We have developed a capacitive array sensor which responds to the complex dielectric constant of an interrogated material. The sensor requires only single-sided access and operates in a differential mode for detection of discontinuities in the relative dielectric constant, εr, or in the absolute mode where the interest is in absolute quantities. The device in general is noncontacting but can be fabricated as an embedded sensor. Various proof-of-concept studies have been performed to explore possible applications of the device. In the differential mode, small surface features (notches) were detected in a conductor; in dielectrics, both surface and subsurface features were detected. The probe was sensitive to change in impedance caused by a curing epoxy, viewed through a graphite-epoxy composite panel. A study was performed to assess the use of the probe for noncontact characterization of sintering of ceramics. In this (absolute) mode, the effects of liftoff and dielectric constant must be separated. We propose a scheme based on the ability to multiplex the capacitive array probe to accomplish this. Preliminary investigation shows that the effect of parasitic capacitance between the probe and ground points in the environment must be suppressed.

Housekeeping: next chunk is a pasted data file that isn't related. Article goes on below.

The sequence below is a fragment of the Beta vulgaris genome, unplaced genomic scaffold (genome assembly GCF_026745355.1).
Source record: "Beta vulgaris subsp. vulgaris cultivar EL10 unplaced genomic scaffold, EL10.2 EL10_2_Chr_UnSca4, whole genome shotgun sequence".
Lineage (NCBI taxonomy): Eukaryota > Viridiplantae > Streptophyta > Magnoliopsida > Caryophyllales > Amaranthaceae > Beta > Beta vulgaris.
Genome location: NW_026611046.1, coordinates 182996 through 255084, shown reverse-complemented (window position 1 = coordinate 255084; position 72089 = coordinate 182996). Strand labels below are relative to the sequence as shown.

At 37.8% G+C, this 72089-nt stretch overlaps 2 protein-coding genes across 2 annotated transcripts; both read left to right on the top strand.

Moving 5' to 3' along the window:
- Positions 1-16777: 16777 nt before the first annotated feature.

All Science Journal Classification (ASJC) codes
- Materials Science(all)
- Condensed Matter Physics
- Mechanics of Materials
- Mechanical Engineering